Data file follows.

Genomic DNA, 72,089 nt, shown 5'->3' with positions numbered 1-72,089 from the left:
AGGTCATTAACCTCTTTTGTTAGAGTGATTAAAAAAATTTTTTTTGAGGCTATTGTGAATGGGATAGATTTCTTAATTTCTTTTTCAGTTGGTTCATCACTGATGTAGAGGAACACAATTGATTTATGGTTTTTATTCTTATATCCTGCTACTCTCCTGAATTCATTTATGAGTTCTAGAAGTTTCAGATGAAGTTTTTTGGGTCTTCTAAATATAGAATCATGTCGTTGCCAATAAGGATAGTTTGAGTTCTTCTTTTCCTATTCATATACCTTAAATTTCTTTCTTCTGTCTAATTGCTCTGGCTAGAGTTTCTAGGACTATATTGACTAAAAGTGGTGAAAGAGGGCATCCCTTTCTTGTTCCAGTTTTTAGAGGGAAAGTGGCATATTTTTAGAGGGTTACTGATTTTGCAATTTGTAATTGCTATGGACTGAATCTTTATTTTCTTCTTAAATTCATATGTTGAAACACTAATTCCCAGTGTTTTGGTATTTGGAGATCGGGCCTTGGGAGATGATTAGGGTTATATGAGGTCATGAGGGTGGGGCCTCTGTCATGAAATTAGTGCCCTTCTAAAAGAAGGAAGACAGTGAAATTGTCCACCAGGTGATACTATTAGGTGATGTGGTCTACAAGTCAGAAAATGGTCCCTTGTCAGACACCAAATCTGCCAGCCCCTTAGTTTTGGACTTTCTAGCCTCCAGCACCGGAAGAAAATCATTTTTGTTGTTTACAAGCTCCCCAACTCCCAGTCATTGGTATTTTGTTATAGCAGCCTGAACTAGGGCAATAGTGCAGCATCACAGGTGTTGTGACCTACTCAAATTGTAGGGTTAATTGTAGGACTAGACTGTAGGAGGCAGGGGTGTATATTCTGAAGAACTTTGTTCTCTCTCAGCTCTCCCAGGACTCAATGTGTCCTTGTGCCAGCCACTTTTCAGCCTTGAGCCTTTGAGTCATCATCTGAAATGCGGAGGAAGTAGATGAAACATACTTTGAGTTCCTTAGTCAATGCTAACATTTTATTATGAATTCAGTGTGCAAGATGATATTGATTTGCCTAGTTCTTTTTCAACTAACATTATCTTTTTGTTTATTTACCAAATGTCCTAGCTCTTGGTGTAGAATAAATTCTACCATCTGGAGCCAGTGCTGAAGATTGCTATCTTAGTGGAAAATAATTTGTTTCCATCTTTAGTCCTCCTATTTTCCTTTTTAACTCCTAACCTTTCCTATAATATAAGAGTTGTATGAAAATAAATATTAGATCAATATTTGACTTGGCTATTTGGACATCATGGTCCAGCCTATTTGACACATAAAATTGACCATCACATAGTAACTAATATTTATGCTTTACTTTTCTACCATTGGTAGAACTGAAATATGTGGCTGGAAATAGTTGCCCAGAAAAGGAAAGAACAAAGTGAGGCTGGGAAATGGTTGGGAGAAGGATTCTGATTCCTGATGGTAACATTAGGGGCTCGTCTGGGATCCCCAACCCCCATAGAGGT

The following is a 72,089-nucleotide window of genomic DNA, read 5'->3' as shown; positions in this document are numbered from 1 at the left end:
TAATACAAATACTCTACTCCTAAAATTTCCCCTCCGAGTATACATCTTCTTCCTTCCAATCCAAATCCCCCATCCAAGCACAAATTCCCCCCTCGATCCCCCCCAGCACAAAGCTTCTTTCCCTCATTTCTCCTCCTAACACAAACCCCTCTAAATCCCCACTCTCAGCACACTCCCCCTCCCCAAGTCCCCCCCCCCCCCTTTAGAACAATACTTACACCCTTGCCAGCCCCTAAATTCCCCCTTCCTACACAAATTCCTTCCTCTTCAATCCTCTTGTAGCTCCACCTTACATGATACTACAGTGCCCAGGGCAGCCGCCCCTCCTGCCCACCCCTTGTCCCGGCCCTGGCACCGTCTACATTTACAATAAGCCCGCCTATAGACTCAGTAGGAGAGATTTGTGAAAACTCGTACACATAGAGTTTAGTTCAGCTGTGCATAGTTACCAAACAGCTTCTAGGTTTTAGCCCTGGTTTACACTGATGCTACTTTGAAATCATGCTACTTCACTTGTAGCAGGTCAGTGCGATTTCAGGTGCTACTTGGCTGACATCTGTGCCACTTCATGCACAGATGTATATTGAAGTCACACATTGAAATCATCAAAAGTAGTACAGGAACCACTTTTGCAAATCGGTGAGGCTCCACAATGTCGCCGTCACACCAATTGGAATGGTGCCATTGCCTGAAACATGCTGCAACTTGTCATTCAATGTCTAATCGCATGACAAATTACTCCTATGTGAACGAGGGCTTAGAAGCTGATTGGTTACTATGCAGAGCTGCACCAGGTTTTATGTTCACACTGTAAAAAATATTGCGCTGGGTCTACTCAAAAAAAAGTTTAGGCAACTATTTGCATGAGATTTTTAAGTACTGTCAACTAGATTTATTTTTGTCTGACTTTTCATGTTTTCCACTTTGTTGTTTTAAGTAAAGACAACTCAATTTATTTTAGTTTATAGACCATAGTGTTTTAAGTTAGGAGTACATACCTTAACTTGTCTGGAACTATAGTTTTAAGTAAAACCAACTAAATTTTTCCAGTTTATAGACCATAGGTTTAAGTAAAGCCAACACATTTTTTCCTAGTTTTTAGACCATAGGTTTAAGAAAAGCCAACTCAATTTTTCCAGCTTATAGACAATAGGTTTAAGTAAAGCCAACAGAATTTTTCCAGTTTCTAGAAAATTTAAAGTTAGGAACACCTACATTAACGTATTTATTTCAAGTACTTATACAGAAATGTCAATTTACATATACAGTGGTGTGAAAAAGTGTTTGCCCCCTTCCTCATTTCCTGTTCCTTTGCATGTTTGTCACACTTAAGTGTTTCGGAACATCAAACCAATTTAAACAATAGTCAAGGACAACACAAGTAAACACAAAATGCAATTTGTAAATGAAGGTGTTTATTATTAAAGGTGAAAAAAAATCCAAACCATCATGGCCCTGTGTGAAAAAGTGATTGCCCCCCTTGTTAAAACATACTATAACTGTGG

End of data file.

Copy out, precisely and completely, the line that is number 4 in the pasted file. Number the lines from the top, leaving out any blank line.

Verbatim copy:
TAATACAAATACTCTACTCCTAAAATTTCCCCTCCGAGTATACATCTTCTTCCTTCCAATCCAAATCCCCCATCCAAGCACAAATTCCCCCCTCGATCCCCCCCAGCACAAAGCTTCTTTCCCTCATTTCTCCTCCTAACACAAACCCCTCTAAATCCCCACTCTCAGCACACTCCCCCTCCCCAAGTCCCCCCCCCCCCCTTTAGAACAATACTTACACCCTTGCCAGCCCCTAAATTCCCCCTTCCTACACAAATTCCTTCCTCTTCAATCCTCTTGTAGCTCCACCTTACATGATACTACAGTGCCCAGGGCAGCCGCCCCTCCTGCCCACCCCTTGTCCCGGCCCTGGCACCGTCTACATTTACAATAAGCCCGCCTATAGACTCAGTAGGAGAGATTTGTGAAAACTCGTACACATAGAGTTTAGTTCAGCTGTGCATAGTTACCAAACAGCTTCTAGGTTTTAGCCCTGGTTTACACTGATGCTACTTTGAAATCATGCTACTTCACTTGTAGCAGGTCAGTGCGATTTCAGGTGCTACTTGGCTGACATCTGTGCCACTTCATGCACAGATGTATATTGAAGTCACACATTGAAATCATCAAAAGTAGTACAGGAACCACTTTTGCAAATCGGTGAGGCTCCACAATGTCGCCGTCACACCAATTGGAATGGTGCCATTGCCTGAAACATGCTGCAACTTGTCATTCAATGTCTAATCGCATGACAAATTACTCCTATGTGAACGAGGGCTTAGAAGCTGATTGGTTACTATGCAGAGCTGCACCAGGTTTTATGTTCACACTGTAAAAAATATTGCGCTGGGTCTACTCAAAAAAAAGTTTAGGCAACTATTTGCATGAGATTTTTAAGTACTGTCAACTAGATTTATTTTTGTCTGACTTTTCATGTTTTCCACTTTGTTGTTTTAAGTAAAGACAACTCAATTTATTTTAGTTTATAGACCATAGTGTTTTAAGTTAGGAGTACATACCTTAACTTGTCTGGAACTATAGTTTTAAGTAAAACCAACTAAATTTTTCCAGTTTATAGACCATAGGTTTAAGTAAAGCCAACACATTTTTTCCTAGTTTTTAGACCATAGGTTTAAGAAAAGCCAACTCAATTTTTCCAGCTTATAGACAATAGGTTTAAGTAAAGCCAACAGAATTTTTCCAGTTTCTAGAAAATTTAAAGTTAGGAACACCTACATTAACGTATTTATTTCAAGTACTTATACAGAAATGTCAATTTACATATACAGTGGTGTGAAAAAGTGTTTGCCCCCTTCCTCATTTCCTGTTCCTTTGCATGTTTGTCACACTTAAGTGTTTCGGAACATCAAACCAATTTAAACAATAGTCAAGGACAACACAAGTAAACACAAAATGCAATTTGTAAATGAAGGTGTTTATTATTAAAGGTGAAAAAAAATCCAAACCATCATGGCCCTGTGTGAAAAAGTGATTGCCCCCCTTGTTAAAACATACTATAACTGTGG